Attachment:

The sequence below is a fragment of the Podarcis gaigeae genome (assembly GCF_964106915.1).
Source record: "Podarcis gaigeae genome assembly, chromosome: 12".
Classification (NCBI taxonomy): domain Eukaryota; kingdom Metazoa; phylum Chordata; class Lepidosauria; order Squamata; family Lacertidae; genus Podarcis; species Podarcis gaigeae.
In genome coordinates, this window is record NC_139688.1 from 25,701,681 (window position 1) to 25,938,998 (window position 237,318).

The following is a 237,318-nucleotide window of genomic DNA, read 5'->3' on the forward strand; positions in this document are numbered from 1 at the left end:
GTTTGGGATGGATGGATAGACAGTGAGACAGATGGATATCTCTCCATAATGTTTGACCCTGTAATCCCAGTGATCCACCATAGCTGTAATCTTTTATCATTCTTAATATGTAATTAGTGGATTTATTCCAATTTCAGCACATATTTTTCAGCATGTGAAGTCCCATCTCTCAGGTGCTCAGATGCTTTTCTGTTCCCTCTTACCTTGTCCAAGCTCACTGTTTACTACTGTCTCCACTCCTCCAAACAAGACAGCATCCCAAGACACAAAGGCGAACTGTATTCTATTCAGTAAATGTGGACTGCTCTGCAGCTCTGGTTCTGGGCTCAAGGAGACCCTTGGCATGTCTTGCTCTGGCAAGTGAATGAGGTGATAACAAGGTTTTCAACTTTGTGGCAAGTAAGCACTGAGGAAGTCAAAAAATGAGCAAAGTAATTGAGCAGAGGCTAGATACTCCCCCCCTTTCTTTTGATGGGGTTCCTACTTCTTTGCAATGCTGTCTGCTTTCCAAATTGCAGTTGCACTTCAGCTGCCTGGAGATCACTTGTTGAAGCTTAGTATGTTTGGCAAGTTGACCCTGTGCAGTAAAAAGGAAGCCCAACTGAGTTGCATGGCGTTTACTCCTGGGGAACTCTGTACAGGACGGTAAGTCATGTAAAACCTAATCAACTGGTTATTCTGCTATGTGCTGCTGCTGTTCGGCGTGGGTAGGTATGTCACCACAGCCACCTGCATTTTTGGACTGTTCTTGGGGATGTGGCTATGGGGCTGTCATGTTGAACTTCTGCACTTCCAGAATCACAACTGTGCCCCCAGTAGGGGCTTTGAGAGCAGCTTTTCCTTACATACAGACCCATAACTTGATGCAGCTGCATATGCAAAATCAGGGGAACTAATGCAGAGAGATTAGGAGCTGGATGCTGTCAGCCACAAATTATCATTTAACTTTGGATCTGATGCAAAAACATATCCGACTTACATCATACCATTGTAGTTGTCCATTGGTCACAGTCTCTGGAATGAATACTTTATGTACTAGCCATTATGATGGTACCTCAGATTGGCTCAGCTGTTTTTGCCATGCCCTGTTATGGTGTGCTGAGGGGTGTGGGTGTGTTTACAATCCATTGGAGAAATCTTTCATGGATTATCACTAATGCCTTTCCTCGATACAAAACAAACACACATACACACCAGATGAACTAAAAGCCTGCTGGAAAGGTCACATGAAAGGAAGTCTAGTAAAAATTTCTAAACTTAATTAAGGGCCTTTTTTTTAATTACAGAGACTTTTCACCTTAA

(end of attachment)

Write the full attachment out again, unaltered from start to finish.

The sequence below is a fragment of the Podarcis gaigeae genome (assembly GCF_964106915.1).
Source record: "Podarcis gaigeae genome assembly, chromosome: 12".
Classification (NCBI taxonomy): domain Eukaryota; kingdom Metazoa; phylum Chordata; class Lepidosauria; order Squamata; family Lacertidae; genus Podarcis; species Podarcis gaigeae.
In genome coordinates, this window is record NC_139688.1 from 25,701,681 (window position 1) to 25,938,998 (window position 237,318).

The following is a 237,318-nucleotide window of genomic DNA, read 5'->3' on the forward strand; positions in this document are numbered from 1 at the left end:
GTTTGGGATGGATGGATAGACAGTGAGACAGATGGATATCTCTCCATAATGTTTGACCCTGTAATCCCAGTGATCCACCATAGCTGTAATCTTTTATCATTCTTAATATGTAATTAGTGGATTTATTCCAATTTCAGCACATATTTTTCAGCATGTGAAGTCCCATCTCTCAGGTGCTCAGATGCTTTTCTGTTCCCTCTTACCTTGTCCAAGCTCACTGTTTACTACTGTCTCCACTCCTCCAAACAAGACAGCATCCCAAGACACAAAGGCGAACTGTATTCTATTCAGTAAATGTGGACTGCTCTGCAGCTCTGGTTCTGGGCTCAAGGAGACCCTTGGCATGTCTTGCTCTGGCAAGTGAATGAGGTGATAACAAGGTTTTCAACTTTGTGGCAAGTAAGCACTGAGGAAGTCAAAAAATGAGCAAAGTAATTGAGCAGAGGCTAGATACTCCCCCCCTTTCTTTTGATGGGGTTCCTACTTCTTTGCAATGCTGTCTGCTTTCCAAATTGCAGTTGCACTTCAGCTGCCTGGAGATCACTTGTTGAAGCTTAGTATGTTTGGCAAGTTGACCCTGTGCAGTAAAAAGGAAGCCCAACTGAGTTGCATGGCGTTTACTCCTGGGGAACTCTGTACAGGACGGTAAGTCATGTAAAACCTAATCAACTGGTTATTCTGCTATGTGCTGCTGCTGTTCGGCGTGGGTAGGTATGTCACCACAGCCACCTGCATTTTTGGACTGTTCTTGGGGATGTGGCTATGGGGCTGTCATGTTGAACTTCTGCACTTCCAGAATCACAACTGTGCCCCCAGTAGGGGCTTTGAGAGCAGCTTTTCCTTACATACAGACCCATAACTTGATGCAGCTGCATATGCAAAATCAGGGGAACTAATGCAGAGAGATTAGGAGCTGGATGCTGTCAGCCACAAATTATCATTTAACTTTGGATCTGATGCAAAAACATATCCGACTTACATCATACCATTGTAGTTGTCCATTGGTCACAGTCTCTGGAATGAATACTTTATGTACTAGCCATTATGATGGTACCTCAGATTGGCTCAGCTGTTTTTGCCATGCCCTGTTATGGTGTGCTGAGGGGTGTGGGTGTGTTTACAATCCATTGGAGAAATCTTTCATGGATTATCACTAATGCCTTTCCTCGATACAAAACAAACACACATACACACCAGATGAACTAAAAGCCTGCTGGAAAGGTCACATGAAAGGAAGTCTAGTAAAAATTTCTAAACTTAATTAAGGGCCTTTTTTTTAATTACAGAGACTTTTCACCTTAA